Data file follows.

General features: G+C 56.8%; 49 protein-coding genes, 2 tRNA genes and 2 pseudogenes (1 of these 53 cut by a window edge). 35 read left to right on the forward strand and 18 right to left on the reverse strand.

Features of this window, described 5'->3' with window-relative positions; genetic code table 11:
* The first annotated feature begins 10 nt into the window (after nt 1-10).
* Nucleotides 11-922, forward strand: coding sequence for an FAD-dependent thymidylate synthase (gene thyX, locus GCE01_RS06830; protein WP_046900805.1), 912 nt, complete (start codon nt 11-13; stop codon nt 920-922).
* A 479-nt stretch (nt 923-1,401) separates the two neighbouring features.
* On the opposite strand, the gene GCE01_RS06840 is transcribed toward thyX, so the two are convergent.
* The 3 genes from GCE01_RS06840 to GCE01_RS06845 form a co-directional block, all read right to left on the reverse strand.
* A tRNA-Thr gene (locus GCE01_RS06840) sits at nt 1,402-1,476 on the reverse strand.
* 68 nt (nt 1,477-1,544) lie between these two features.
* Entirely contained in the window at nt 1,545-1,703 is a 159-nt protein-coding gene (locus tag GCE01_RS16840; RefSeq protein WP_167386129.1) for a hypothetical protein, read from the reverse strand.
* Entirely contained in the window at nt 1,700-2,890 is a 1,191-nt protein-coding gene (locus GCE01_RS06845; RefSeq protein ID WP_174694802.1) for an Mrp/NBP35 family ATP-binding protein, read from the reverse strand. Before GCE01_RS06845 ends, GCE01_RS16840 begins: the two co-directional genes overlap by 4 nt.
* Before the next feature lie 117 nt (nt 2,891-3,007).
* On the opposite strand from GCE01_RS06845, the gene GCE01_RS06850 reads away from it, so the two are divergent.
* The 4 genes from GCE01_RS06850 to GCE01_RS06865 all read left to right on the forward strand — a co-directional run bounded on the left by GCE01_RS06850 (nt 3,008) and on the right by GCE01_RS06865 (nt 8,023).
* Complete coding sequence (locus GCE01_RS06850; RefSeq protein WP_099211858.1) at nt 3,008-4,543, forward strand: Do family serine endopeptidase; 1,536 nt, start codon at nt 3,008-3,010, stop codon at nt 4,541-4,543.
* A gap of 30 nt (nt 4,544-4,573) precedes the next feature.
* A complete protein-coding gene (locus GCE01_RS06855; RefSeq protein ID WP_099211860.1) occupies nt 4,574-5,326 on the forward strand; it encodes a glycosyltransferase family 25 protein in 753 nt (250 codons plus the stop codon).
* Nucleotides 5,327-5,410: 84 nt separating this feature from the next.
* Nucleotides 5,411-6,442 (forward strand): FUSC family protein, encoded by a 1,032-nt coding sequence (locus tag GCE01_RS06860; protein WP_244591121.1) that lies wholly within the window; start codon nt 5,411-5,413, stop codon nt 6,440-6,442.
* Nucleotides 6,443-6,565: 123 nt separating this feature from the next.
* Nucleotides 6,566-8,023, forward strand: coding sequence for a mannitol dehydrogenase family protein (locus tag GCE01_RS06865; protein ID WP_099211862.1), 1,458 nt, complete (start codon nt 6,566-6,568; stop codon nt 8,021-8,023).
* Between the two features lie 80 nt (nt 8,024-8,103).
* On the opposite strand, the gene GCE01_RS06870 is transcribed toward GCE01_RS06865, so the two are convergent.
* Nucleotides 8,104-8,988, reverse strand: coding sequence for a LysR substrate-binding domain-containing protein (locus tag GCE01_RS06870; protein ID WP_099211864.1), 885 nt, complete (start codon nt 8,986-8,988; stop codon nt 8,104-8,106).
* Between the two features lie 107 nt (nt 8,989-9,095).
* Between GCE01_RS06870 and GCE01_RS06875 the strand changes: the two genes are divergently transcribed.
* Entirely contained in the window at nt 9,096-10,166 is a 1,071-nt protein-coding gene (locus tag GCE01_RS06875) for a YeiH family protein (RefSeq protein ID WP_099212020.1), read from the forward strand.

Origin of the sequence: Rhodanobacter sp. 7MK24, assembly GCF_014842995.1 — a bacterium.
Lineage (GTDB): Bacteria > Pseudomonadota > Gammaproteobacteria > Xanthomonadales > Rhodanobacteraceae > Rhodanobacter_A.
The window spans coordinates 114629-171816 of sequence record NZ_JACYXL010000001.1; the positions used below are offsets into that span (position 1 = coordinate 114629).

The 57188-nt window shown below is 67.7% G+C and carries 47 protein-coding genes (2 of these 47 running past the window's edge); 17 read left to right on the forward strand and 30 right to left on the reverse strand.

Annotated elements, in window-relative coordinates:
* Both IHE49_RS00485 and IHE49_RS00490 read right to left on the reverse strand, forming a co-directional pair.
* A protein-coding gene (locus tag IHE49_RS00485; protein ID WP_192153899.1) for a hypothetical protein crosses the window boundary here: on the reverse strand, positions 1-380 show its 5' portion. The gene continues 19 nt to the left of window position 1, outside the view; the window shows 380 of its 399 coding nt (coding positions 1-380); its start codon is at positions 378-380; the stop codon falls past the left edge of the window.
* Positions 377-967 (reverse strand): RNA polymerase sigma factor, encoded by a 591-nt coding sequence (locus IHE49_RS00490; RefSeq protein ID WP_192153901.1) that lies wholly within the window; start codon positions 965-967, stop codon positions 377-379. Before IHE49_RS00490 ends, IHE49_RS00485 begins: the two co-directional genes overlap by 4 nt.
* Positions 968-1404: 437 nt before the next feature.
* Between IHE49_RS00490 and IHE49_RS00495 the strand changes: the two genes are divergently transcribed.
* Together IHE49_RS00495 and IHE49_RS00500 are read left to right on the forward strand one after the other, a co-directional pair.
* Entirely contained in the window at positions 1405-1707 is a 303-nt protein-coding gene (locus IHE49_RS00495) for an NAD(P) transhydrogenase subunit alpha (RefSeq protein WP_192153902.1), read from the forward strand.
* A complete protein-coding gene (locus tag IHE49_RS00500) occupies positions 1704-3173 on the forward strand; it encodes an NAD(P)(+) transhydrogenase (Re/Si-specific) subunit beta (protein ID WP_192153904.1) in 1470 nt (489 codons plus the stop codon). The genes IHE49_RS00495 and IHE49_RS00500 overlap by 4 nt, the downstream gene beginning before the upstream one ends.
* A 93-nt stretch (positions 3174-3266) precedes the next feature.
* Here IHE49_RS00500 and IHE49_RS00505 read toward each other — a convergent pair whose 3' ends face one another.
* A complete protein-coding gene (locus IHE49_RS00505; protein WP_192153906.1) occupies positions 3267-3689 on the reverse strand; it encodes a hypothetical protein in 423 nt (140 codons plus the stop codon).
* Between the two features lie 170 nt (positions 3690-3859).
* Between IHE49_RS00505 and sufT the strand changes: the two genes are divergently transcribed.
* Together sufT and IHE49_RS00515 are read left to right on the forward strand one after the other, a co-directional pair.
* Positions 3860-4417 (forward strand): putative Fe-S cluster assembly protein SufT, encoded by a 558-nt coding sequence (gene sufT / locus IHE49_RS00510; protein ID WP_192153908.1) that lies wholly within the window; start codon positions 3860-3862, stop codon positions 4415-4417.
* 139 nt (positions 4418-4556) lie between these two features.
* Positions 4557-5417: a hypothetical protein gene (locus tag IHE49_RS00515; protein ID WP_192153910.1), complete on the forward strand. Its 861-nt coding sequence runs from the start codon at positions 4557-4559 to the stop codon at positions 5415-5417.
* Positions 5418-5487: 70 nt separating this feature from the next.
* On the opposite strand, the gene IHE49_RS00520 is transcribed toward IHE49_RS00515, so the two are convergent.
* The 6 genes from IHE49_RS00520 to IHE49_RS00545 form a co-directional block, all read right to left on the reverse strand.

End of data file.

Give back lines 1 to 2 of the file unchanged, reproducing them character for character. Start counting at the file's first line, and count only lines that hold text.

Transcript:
General features: G+C 56.8%; 49 protein-coding genes, 2 tRNA genes and 2 pseudogenes (1 of these 53 cut by a window edge). 35 read left to right on the forward strand and 18 right to left on the reverse strand.

Features of this window, described 5'->3' with window-relative positions; genetic code table 11: